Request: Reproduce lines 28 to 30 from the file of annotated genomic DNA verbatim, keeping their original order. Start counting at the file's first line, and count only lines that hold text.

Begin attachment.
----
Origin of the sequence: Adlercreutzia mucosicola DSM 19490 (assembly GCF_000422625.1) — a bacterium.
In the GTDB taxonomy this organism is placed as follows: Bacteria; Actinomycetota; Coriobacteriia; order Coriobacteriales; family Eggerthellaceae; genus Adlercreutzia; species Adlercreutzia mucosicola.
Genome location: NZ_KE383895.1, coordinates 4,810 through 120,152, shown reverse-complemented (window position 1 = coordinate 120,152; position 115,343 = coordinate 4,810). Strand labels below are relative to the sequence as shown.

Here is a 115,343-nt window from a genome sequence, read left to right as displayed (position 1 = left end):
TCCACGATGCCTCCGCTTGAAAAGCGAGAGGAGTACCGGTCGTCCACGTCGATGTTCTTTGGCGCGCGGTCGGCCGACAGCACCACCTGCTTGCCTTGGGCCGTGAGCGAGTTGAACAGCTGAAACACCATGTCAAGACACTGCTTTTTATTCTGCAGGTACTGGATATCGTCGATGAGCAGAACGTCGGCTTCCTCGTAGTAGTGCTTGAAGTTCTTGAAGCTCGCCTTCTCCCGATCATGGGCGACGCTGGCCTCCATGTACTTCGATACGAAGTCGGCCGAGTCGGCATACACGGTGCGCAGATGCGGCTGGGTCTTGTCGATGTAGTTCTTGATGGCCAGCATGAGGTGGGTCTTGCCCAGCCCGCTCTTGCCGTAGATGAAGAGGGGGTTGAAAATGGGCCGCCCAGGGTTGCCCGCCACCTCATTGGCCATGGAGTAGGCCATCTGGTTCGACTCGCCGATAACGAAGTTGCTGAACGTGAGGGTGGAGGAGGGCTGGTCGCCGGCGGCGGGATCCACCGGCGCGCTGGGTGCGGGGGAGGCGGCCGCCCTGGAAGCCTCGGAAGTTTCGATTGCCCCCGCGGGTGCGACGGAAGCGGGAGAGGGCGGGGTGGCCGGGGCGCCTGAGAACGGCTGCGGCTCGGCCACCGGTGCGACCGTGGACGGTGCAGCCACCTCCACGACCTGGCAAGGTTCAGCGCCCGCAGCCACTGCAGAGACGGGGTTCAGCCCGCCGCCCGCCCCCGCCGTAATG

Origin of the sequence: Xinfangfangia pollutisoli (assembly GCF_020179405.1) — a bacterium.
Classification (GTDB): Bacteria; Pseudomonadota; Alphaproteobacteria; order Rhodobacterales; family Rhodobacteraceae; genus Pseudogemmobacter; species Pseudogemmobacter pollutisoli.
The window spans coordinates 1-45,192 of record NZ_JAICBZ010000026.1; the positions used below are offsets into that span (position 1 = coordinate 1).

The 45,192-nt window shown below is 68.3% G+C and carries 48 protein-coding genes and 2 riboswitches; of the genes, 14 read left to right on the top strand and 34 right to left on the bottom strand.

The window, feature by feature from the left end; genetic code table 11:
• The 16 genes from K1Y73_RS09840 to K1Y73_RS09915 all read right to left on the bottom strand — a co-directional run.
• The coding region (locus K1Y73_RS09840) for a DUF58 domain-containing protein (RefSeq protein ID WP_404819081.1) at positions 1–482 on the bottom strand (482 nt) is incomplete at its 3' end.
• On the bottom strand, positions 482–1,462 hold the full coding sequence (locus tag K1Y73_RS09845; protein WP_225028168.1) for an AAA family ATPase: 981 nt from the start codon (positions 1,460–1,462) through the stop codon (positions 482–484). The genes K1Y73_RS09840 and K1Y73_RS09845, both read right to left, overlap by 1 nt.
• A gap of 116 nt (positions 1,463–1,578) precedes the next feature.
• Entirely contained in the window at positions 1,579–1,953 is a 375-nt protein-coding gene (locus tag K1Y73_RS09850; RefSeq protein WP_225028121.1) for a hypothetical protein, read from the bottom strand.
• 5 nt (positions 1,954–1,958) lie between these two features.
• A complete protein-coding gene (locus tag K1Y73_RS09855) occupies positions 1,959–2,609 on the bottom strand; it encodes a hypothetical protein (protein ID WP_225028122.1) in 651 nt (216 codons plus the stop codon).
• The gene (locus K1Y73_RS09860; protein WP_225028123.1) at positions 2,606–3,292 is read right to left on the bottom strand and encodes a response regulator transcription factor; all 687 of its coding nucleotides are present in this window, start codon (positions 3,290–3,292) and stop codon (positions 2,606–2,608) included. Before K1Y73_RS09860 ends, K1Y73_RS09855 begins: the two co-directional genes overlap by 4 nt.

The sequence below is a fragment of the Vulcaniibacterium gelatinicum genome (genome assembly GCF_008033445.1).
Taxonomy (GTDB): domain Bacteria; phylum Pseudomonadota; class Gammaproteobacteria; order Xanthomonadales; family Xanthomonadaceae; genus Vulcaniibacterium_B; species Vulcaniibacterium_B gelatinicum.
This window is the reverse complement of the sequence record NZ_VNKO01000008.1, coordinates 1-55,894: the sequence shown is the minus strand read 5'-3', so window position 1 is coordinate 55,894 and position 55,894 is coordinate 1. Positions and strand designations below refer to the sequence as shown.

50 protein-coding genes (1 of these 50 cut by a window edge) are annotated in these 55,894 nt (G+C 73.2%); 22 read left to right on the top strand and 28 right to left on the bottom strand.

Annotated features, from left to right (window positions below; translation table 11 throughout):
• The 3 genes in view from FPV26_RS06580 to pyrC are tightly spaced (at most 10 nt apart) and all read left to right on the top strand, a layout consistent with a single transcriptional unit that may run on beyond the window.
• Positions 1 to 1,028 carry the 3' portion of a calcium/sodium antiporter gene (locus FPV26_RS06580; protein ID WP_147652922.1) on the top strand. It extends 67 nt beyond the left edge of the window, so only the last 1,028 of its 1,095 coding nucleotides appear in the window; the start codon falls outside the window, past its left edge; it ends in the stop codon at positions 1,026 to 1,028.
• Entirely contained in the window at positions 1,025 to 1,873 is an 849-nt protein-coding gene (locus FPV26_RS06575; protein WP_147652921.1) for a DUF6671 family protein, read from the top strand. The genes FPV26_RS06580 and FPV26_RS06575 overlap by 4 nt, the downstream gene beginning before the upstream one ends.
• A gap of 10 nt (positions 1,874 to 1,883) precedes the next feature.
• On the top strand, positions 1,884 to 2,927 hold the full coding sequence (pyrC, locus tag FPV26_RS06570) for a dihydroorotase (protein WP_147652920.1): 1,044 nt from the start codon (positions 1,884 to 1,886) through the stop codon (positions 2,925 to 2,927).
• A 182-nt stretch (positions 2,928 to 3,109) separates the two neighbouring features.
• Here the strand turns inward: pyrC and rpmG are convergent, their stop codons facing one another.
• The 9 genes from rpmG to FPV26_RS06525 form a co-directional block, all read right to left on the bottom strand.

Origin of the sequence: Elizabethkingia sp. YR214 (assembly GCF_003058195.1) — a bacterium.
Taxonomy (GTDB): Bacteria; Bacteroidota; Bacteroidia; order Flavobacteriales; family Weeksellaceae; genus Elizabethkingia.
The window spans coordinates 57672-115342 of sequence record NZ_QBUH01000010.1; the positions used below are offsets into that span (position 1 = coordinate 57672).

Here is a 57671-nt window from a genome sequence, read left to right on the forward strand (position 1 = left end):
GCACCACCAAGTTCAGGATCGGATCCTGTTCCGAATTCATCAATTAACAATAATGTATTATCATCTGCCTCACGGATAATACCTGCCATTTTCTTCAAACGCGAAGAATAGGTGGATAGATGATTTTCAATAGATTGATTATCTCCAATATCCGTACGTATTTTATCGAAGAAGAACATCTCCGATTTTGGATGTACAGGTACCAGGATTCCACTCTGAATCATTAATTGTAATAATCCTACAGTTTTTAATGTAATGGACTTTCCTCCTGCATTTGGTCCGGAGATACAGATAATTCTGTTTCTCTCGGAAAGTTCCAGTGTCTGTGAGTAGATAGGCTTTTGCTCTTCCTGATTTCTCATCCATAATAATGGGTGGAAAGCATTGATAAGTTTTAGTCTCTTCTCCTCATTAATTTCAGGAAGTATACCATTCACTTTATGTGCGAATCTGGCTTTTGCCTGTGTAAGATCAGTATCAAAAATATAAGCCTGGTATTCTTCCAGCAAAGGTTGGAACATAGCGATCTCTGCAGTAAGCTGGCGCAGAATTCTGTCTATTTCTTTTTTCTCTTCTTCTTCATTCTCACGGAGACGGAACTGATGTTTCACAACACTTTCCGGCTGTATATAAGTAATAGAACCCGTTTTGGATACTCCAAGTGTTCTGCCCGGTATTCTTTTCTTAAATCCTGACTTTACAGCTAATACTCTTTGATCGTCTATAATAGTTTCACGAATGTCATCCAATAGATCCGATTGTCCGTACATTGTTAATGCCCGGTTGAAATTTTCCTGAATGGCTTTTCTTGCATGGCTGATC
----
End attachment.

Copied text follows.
• On the top strand, positions 1,884 to 2,927 hold the full coding sequence (pyrC, locus tag FPV26_RS06570) for a dihydroorotase (protein WP_147652920.1): 1,044 nt from the start codon (positions 1,884 to 1,886) through the stop codon (positions 2,925 to 2,927).
• A 182-nt stretch (positions 2,928 to 3,109) separates the two neighbouring features.
• Here the strand turns inward: pyrC and rpmG are convergent, their stop codons facing one another.